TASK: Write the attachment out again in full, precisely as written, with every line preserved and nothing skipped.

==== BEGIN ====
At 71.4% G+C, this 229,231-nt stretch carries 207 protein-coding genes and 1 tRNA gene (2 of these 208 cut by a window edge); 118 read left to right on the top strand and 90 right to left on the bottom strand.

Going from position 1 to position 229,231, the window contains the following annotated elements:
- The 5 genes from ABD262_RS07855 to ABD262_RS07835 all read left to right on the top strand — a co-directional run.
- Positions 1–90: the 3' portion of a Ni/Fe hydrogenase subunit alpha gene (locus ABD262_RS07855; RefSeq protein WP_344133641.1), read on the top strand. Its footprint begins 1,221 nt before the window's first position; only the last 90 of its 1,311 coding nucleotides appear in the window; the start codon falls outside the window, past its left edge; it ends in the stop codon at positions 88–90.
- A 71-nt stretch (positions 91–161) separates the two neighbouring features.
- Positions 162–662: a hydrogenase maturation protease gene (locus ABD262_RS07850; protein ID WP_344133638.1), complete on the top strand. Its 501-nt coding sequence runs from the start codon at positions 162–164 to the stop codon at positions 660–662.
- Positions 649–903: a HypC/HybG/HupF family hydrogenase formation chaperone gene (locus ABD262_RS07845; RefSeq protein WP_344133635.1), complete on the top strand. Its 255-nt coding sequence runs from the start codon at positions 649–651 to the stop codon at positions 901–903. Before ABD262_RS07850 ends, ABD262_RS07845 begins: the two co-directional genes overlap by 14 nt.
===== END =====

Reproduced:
At 71.4% G+C, this 229,231-nt stretch carries 207 protein-coding genes and 1 tRNA gene (2 of these 208 cut by a window edge); 118 read left to right on the top strand and 90 right to left on the bottom strand.

Going from position 1 to position 229,231, the window contains the following annotated elements:
- The 5 genes from ABD262_RS07855 to ABD262_RS07835 all read left to right on the top strand — a co-directional run.
- Positions 1–90: the 3' portion of a Ni/Fe hydrogenase subunit alpha gene (locus ABD262_RS07855; RefSeq protein WP_344133641.1), read on the top strand. Its footprint begins 1,221 nt before the window's first position; only the last 90 of its 1,311 coding nucleotides appear in the window; the start codon falls outside the window, past its left edge; it ends in the stop codon at positions 88–90.
- A 71-nt stretch (positions 91–161) separates the two neighbouring features.
- Positions 162–662: a hydrogenase maturation protease gene (locus ABD262_RS07850; protein ID WP_344133638.1), complete on the top strand. Its 501-nt coding sequence runs from the start codon at positions 162–164 to the stop codon at positions 660–662.
- Positions 649–903: a HypC/HybG/HupF family hydrogenase formation chaperone gene (locus ABD262_RS07845; RefSeq protein WP_344133635.1), complete on the top strand. Its 255-nt coding sequence runs from the start codon at positions 649–651 to the stop codon at positions 901–903. Before ABD262_RS07850 ends, ABD262_RS07845 begins: the two co-directional genes overlap by 14 nt.